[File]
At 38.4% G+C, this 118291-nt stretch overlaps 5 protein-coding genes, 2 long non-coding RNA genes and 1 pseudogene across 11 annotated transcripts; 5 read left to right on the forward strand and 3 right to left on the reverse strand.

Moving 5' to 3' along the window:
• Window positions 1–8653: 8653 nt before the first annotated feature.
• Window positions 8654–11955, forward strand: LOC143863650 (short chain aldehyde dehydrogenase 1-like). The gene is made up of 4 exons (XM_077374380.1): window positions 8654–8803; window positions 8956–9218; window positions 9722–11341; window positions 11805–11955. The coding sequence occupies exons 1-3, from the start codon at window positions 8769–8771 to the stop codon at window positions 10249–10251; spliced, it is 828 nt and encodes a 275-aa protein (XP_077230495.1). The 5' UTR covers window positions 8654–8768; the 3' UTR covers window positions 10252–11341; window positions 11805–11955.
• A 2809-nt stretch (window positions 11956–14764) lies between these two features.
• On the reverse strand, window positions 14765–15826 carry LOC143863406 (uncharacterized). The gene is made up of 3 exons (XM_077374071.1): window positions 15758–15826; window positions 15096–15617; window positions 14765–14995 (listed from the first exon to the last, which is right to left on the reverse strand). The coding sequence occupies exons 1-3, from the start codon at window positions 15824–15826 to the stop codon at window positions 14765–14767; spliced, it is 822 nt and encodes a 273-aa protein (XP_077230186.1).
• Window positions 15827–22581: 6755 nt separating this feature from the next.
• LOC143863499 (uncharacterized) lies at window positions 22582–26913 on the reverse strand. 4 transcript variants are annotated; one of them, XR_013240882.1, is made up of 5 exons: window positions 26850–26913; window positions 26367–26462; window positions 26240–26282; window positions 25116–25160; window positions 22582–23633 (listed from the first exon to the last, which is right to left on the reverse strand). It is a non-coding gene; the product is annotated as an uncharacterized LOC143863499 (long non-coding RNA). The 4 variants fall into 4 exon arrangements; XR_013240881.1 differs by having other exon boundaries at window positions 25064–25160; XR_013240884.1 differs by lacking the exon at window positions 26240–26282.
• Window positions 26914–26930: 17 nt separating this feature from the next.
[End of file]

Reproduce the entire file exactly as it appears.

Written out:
At 38.4% G+C, this 118291-nt stretch overlaps 5 protein-coding genes, 2 long non-coding RNA genes and 1 pseudogene across 11 annotated transcripts; 5 read left to right on the forward strand and 3 right to left on the reverse strand.

Moving 5' to 3' along the window:
• Window positions 1–8653: 8653 nt before the first annotated feature.
• Window positions 8654–11955, forward strand: LOC143863650 (short chain aldehyde dehydrogenase 1-like). The gene is made up of 4 exons (XM_077374380.1): window positions 8654–8803; window positions 8956–9218; window positions 9722–11341; window positions 11805–11955. The coding sequence occupies exons 1-3, from the start codon at window positions 8769–8771 to the stop codon at window positions 10249–10251; spliced, it is 828 nt and encodes a 275-aa protein (XP_077230495.1). The 5' UTR covers window positions 8654–8768; the 3' UTR covers window positions 10252–11341; window positions 11805–11955.
• A 2809-nt stretch (window positions 11956–14764) lies between these two features.
• On the reverse strand, window positions 14765–15826 carry LOC143863406 (uncharacterized). The gene is made up of 3 exons (XM_077374071.1): window positions 15758–15826; window positions 15096–15617; window positions 14765–14995 (listed from the first exon to the last, which is right to left on the reverse strand). The coding sequence occupies exons 1-3, from the start codon at window positions 15824–15826 to the stop codon at window positions 14765–14767; spliced, it is 822 nt and encodes a 273-aa protein (XP_077230186.1).
• Window positions 15827–22581: 6755 nt separating this feature from the next.
• LOC143863499 (uncharacterized) lies at window positions 22582–26913 on the reverse strand. 4 transcript variants are annotated; one of them, XR_013240882.1, is made up of 5 exons: window positions 26850–26913; window positions 26367–26462; window positions 26240–26282; window positions 25116–25160; window positions 22582–23633 (listed from the first exon to the last, which is right to left on the reverse strand). It is a non-coding gene; the product is annotated as an uncharacterized LOC143863499 (long non-coding RNA). The 4 variants fall into 4 exon arrangements; XR_013240881.1 differs by having other exon boundaries at window positions 25064–25160; XR_013240884.1 differs by lacking the exon at window positions 26240–26282.
• Window positions 26914–26930: 17 nt separating this feature from the next.